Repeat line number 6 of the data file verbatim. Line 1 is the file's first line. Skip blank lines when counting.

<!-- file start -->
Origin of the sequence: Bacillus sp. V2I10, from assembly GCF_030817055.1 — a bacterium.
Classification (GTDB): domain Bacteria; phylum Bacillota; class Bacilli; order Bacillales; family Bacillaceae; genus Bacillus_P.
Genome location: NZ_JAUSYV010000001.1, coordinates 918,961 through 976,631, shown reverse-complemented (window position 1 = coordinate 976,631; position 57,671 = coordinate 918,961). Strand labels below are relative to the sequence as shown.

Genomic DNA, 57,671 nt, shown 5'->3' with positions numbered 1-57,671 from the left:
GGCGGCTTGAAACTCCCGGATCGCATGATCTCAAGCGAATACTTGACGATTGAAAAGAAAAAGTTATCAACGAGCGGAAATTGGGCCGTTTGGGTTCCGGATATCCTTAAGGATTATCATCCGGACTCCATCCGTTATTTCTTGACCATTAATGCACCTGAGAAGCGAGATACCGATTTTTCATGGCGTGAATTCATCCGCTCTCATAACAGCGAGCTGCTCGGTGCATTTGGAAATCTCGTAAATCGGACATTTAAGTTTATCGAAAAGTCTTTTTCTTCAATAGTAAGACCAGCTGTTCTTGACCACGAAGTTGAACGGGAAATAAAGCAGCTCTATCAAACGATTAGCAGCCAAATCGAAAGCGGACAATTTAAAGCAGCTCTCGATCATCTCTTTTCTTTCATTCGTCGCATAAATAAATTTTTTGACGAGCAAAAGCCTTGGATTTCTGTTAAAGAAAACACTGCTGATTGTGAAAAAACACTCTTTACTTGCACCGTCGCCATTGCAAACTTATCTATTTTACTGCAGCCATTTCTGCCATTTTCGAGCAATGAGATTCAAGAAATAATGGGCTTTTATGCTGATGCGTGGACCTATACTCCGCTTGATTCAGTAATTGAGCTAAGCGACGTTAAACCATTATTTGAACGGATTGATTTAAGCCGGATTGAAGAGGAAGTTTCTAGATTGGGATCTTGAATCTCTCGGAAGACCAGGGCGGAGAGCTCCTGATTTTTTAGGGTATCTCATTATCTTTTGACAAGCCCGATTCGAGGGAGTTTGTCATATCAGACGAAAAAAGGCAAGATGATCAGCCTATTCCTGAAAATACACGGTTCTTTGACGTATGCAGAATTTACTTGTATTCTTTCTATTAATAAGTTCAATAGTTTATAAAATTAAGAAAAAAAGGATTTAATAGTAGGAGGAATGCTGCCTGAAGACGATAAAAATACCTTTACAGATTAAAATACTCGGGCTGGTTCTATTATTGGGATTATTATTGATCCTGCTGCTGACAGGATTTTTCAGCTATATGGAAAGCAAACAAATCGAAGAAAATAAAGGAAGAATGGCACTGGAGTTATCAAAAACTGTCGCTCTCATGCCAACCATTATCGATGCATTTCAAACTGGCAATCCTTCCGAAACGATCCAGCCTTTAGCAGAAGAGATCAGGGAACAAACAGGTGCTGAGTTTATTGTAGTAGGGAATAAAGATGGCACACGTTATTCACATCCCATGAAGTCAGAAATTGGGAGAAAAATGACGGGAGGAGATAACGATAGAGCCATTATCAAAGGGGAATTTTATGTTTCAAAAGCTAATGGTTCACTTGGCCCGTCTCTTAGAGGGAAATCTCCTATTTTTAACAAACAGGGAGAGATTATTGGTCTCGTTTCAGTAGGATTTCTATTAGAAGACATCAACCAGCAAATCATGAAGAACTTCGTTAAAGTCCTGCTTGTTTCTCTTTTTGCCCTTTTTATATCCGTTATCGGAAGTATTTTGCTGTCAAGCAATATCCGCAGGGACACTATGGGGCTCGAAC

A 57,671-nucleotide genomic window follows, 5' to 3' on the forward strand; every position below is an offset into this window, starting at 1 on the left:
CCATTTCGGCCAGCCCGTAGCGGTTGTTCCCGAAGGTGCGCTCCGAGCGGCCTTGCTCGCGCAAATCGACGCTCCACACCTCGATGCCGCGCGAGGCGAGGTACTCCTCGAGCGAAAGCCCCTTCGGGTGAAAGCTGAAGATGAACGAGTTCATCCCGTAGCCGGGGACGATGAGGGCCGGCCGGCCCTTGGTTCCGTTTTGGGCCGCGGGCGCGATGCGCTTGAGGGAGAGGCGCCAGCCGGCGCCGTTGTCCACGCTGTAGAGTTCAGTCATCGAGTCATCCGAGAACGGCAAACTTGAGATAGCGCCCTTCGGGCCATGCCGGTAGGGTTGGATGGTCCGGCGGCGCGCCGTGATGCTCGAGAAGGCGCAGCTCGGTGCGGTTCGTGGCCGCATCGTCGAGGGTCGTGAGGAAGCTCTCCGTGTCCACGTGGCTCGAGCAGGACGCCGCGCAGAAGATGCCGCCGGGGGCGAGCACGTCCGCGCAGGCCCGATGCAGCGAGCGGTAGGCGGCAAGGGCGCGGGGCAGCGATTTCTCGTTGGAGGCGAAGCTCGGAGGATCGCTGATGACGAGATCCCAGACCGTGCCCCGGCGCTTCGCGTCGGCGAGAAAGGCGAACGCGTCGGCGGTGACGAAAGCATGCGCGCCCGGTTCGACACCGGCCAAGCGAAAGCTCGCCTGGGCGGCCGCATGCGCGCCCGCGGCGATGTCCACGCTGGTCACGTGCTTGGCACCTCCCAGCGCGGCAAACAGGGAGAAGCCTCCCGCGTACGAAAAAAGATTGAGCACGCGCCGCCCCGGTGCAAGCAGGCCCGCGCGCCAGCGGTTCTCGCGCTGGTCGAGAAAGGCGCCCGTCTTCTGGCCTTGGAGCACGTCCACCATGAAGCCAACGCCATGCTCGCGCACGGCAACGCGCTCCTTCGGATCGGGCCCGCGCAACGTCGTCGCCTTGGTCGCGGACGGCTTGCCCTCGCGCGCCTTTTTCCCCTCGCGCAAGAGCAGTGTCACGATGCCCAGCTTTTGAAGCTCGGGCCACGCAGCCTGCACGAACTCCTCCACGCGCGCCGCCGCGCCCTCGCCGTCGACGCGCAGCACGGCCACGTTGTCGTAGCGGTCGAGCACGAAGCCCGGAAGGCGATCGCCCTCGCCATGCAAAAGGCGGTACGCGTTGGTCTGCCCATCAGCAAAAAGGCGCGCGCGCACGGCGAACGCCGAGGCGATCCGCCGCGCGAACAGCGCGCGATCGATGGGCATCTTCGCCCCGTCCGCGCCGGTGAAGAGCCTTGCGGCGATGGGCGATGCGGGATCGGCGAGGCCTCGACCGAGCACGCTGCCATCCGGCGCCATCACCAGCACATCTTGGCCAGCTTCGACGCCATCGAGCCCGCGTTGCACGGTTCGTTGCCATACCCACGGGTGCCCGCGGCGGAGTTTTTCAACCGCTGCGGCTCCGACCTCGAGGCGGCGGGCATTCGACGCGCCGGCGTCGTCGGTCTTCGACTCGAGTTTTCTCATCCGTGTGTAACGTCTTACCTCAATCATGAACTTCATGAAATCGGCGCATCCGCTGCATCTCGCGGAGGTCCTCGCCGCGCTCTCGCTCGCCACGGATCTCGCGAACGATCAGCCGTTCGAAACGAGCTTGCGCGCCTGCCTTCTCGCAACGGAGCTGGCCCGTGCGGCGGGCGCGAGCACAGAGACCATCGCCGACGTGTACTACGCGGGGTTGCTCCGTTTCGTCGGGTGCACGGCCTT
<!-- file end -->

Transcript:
A 57,671-nucleotide genomic window follows, 5' to 3' on the forward strand; every position below is an offset into this window, starting at 1 on the left: